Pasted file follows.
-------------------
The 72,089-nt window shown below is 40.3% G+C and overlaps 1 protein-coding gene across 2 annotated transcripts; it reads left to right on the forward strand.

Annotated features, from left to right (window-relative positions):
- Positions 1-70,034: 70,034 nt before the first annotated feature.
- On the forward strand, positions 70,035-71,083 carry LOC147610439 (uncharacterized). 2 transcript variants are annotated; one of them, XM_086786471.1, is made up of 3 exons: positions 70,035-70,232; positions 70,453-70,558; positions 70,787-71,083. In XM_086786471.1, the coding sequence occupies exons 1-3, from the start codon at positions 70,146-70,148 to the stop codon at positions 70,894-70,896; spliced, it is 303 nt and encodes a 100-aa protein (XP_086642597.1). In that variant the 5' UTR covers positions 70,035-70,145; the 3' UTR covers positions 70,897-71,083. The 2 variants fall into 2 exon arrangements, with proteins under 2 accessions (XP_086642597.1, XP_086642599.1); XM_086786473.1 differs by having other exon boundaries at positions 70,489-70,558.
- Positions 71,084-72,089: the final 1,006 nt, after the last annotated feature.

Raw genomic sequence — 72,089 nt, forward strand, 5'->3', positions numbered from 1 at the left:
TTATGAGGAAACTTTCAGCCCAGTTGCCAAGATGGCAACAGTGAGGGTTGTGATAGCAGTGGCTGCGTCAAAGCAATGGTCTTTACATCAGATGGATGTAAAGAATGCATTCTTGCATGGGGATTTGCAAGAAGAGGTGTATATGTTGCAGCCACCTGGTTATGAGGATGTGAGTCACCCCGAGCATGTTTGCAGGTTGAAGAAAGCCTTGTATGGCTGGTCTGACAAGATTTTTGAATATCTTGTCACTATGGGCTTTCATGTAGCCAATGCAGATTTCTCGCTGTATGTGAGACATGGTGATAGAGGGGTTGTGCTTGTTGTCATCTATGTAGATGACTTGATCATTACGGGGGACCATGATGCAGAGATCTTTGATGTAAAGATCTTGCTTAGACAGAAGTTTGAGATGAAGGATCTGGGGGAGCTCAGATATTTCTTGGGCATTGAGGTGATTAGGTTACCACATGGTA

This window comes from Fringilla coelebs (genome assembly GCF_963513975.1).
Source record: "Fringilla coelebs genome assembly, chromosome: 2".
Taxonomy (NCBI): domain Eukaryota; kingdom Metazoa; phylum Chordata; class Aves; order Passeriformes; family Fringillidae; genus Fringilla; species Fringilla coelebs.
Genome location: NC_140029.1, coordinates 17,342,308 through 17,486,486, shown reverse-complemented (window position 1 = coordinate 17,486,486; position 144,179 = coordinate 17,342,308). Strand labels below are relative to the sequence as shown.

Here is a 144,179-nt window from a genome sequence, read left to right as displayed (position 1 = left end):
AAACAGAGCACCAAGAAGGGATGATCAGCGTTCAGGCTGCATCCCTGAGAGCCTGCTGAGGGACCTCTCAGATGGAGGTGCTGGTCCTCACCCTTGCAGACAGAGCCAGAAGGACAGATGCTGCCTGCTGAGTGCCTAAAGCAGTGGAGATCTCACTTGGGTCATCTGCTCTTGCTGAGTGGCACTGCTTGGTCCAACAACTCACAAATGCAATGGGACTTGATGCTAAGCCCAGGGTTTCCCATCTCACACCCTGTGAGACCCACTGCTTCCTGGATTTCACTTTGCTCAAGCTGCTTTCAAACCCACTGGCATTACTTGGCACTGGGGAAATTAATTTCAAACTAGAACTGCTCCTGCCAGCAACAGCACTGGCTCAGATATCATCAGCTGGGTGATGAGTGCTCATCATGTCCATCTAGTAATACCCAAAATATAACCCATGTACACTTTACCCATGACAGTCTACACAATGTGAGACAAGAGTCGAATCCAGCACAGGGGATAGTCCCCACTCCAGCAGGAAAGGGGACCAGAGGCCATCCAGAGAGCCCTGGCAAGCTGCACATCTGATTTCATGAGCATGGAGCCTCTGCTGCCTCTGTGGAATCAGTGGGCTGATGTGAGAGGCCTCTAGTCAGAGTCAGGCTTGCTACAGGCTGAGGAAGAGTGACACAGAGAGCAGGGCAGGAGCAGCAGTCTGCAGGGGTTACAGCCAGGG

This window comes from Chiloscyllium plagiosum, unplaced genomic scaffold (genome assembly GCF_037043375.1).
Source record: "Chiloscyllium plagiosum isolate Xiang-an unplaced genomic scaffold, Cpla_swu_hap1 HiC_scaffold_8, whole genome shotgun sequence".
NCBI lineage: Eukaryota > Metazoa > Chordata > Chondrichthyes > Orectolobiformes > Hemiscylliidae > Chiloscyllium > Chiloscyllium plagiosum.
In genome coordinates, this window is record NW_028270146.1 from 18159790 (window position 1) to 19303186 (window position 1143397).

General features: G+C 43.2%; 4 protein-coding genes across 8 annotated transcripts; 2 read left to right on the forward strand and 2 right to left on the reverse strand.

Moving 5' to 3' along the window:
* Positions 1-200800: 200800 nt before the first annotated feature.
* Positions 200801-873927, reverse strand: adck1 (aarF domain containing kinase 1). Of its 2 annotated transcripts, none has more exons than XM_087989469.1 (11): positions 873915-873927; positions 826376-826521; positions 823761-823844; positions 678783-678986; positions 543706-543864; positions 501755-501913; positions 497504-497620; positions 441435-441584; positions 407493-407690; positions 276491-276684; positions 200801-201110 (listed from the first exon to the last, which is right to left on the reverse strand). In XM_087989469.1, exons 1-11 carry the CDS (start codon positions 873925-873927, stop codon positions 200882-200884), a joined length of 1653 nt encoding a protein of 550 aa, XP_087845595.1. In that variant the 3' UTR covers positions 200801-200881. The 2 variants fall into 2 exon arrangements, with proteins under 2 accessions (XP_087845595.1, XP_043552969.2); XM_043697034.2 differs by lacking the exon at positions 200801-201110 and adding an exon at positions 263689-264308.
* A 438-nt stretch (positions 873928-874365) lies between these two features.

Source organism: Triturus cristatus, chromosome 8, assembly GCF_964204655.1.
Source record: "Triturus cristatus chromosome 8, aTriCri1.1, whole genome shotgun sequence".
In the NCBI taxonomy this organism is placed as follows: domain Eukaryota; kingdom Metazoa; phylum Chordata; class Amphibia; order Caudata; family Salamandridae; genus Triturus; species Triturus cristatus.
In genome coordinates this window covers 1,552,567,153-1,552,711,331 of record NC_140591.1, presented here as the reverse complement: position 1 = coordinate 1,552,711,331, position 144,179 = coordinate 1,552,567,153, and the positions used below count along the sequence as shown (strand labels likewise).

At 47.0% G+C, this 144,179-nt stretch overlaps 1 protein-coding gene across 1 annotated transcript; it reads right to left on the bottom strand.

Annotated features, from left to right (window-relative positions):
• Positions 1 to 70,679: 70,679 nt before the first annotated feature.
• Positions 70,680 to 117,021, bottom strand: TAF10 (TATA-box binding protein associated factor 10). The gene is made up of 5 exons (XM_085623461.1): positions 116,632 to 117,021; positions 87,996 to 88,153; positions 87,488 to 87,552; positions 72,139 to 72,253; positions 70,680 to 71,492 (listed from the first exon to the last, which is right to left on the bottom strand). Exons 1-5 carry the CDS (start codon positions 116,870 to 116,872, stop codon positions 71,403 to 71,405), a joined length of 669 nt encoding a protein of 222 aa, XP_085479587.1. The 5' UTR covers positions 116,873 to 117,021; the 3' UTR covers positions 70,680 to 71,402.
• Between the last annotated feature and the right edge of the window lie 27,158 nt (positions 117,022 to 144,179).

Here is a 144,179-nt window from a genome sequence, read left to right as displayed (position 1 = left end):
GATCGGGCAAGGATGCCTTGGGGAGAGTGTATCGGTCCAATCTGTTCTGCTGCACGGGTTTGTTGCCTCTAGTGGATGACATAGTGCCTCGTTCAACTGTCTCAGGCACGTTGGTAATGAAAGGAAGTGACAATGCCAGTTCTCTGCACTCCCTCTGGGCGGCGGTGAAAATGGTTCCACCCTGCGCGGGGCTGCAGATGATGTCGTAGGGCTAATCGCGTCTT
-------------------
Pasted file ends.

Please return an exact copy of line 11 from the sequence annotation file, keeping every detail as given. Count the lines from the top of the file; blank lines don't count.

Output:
Genome location: NC_140029.1, coordinates 17,342,308 through 17,486,486, shown reverse-complemented (window position 1 = coordinate 17,486,486; position 144,179 = coordinate 17,342,308). Strand labels below are relative to the sequence as shown.